Systems with Concentrating Solar Radiation

Systems with Concentrating Solar Radiation

Saša R. Pavlović (University of Niš, Serbia) and Velimir P. Stefanović (University of Niš, Serbia)
DOI: 10.4018/978-1-4666-4450-2.ch031
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Abstract

In this chapter, description and working principles of the parabolic trough power plants, solar tower power plants, parabolic dish power plants, and power plants with Fresnel reflectors in the world and their potential use in Serbia are given. In addition, the examples and technical characteristics of some concetrating solar power plants in the world are given. The cases in which solar cells are used to generate electrical energy are very rare. Solar systems referred as mid temperature (100–400 oC) are considered suitable for integration with industrial processes, cooling, and polygeneration systems through use of concentrating solar collectors. The results of this research may be applied in the construction of small solar systems, but also in the design and construction of large polygeneration systems. Physical and mathematical model is presented, as well as numerical procedure for predicting thermal performances of the P2CC (Parabolic-and-Circular Collector) solar concentrator.
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Introduction

Global increase in the number of population and this same increase in fortunes bring about increased consumption thus creating lack of resources especially sources of energy and drinking water. It is estimated that the consumption of electrical energy will double in the next 15-20 years. Irrespective of the ecological arguments increase of the production of electrical energy generated by renewable sources is necessary so that countries diminish their dependance on the import and the necessity to provide for new resources. Renewable sources are in the long run a valuable alternative. Many areas in the world abound in free solar energy while in some other areas wind and other types of renewable sources of energy impose themselves as a logical choice (Marković et al., 2011). Having in mind that fossil fuels on Earth are limited and that their usage ensues the emission of CO2 that exerts negative influence on the environment, more and more renewable sources of energy are being used worldwide with the Sun as a primary source of energy. By means of the adequate equipment the energy of the sun irradiation can be converted into thermal and electrical energy. Depending on the degree of the heating of the working fluid we can differ between the low-temperature (T<100oC), middle-temperature (100oC<T<400oC) and high-temperature conversion (400oC<T<4000oC). For low-temperature solar energy conversion one uses flat collectors with water and air, for middle-temperature conversion one uses vacuum colletors and collectors with concentrators, and for high-temperature one uses solar furnaces and CSP plants (Tomislav, 2007) and (Fernández-García et al., 2010). Concentrated Solar Power (CSP) plants denote plants that generate electrical energy by means of concentrated sun irradiation. CSP plants are composed of the solar concentrator, steam turbine and electricity generator. Solar concentrators can be parabolic troughs, heliostats, parabolic dishes and Fresnel reflectors (Robert, 2007). For the continuous functioning of the CSP plant during the night and in overcast days a thermal energy from the heat tank or gas as an additional source of energy is used (Sharma, 2011; Kaygusuz, 2011). The chapter goes on to give a description of the P2CC (Parabolic-and-Circular Collector) solar concentrator, solar energy potential in Serbia, current and future solar energy activities in Serbia. This chapter gives the analysis of the energy system simulation software, with an energy system defined as any system capable to satisfy one or more energy demands. The scope of this paper is to give brief descriptions about the energy system software, their similarities, differences, features, capabilities, limitations, and help modelers to choose a most suitable package for different tasks. The survey focuses and tries to provide data regarding most important features of the software such as:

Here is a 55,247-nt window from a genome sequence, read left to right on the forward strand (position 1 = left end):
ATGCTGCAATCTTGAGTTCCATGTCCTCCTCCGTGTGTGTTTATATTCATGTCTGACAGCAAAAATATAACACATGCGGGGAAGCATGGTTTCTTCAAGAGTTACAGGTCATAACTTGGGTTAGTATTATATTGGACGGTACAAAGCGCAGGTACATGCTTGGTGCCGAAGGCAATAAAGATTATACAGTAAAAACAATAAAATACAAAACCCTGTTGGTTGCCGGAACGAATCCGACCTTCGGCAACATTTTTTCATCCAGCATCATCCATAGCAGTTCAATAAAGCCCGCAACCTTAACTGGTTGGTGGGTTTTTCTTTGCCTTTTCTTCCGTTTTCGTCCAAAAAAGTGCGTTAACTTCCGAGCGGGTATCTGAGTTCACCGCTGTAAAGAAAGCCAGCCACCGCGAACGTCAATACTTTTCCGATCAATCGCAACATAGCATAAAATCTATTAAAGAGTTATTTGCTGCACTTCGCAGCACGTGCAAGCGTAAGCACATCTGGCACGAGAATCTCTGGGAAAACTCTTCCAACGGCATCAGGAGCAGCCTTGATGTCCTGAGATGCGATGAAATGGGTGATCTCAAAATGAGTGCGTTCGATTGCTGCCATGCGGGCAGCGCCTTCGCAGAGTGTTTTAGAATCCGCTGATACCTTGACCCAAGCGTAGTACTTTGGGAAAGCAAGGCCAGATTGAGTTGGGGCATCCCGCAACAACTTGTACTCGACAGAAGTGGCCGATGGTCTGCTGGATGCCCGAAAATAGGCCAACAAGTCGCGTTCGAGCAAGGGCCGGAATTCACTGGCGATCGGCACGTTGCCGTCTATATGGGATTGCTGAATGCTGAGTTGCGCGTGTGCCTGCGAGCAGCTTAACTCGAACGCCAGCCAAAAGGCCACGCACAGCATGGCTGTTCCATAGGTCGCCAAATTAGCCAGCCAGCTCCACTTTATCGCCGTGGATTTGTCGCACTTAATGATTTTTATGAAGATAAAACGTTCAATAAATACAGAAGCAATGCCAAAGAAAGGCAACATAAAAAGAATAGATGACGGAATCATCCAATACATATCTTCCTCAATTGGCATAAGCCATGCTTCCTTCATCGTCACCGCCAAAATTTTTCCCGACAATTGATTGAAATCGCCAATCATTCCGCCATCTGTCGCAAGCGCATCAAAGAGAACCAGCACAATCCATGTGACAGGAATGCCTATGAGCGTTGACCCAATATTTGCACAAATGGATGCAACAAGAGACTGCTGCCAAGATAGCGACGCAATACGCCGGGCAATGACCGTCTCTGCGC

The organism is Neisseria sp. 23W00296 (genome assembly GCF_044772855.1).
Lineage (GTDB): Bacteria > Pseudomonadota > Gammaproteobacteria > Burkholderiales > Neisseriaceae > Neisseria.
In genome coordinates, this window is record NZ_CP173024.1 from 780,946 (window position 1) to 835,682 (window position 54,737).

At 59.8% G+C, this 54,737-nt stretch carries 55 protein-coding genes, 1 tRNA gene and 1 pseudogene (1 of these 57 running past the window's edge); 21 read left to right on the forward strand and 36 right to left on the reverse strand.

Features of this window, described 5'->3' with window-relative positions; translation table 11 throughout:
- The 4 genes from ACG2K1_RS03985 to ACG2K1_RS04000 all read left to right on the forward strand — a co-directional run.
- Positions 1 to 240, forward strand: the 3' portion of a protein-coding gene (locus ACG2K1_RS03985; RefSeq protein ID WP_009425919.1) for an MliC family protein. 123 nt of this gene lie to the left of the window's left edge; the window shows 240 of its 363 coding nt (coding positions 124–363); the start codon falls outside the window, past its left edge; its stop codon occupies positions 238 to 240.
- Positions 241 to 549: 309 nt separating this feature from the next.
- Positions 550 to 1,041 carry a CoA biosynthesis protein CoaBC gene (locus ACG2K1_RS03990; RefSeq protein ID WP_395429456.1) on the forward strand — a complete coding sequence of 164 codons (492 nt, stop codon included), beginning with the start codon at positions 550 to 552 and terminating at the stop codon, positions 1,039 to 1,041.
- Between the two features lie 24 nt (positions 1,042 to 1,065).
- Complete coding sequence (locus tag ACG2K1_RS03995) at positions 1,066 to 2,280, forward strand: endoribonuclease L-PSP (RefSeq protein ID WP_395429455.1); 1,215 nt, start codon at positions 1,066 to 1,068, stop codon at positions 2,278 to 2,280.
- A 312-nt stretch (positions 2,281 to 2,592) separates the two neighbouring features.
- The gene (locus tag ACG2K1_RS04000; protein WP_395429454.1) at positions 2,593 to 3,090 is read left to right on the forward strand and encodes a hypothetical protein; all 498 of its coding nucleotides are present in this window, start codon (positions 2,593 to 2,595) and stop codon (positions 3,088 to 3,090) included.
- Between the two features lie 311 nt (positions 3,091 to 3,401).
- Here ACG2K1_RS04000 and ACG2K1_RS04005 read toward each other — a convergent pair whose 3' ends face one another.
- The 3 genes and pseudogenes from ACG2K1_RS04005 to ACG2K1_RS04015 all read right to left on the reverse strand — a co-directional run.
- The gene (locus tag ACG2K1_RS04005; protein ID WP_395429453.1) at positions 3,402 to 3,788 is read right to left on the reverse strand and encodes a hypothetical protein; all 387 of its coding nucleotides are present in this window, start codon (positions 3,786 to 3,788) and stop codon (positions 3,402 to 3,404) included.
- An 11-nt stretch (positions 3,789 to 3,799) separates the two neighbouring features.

Key Terms in this Chapter

P2CC Solar Collector (Parabolic-and-Circular Collector): The investigated concentrator labelled as P2CC has a tubular receiver and two identical reflectors, one from each side of the tubular receiver. The tubular receiver is a concentric tube consisting of a metal tube (absorber) inside the glass tube. Each reflector curve is defined by using three curves where one curve is parabola and two curves are circular arcs. The prototype P2CC has high efficiency, low price, possibility of its production in small and medium companies, and wide distribution. Its application in a large part of year (or entire year) would mean significant savings of electric energy which is now used for preparation of warm water, and in central and long-distance heating systems.